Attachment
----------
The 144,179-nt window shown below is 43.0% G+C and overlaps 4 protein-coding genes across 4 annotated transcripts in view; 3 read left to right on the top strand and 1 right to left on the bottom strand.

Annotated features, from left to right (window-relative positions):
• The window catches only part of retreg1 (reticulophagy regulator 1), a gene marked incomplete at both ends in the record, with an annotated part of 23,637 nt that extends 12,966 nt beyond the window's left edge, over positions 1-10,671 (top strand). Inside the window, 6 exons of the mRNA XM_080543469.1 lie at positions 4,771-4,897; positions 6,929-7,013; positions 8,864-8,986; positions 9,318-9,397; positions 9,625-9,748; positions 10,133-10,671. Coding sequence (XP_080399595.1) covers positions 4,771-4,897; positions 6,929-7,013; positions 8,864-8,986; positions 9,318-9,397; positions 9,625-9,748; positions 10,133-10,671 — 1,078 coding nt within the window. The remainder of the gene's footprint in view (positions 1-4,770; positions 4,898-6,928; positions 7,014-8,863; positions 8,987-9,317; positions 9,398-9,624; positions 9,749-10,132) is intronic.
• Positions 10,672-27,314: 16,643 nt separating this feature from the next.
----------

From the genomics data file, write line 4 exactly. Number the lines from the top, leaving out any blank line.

• Positions 10,672-27,314: 16,643 nt separating this feature from the next.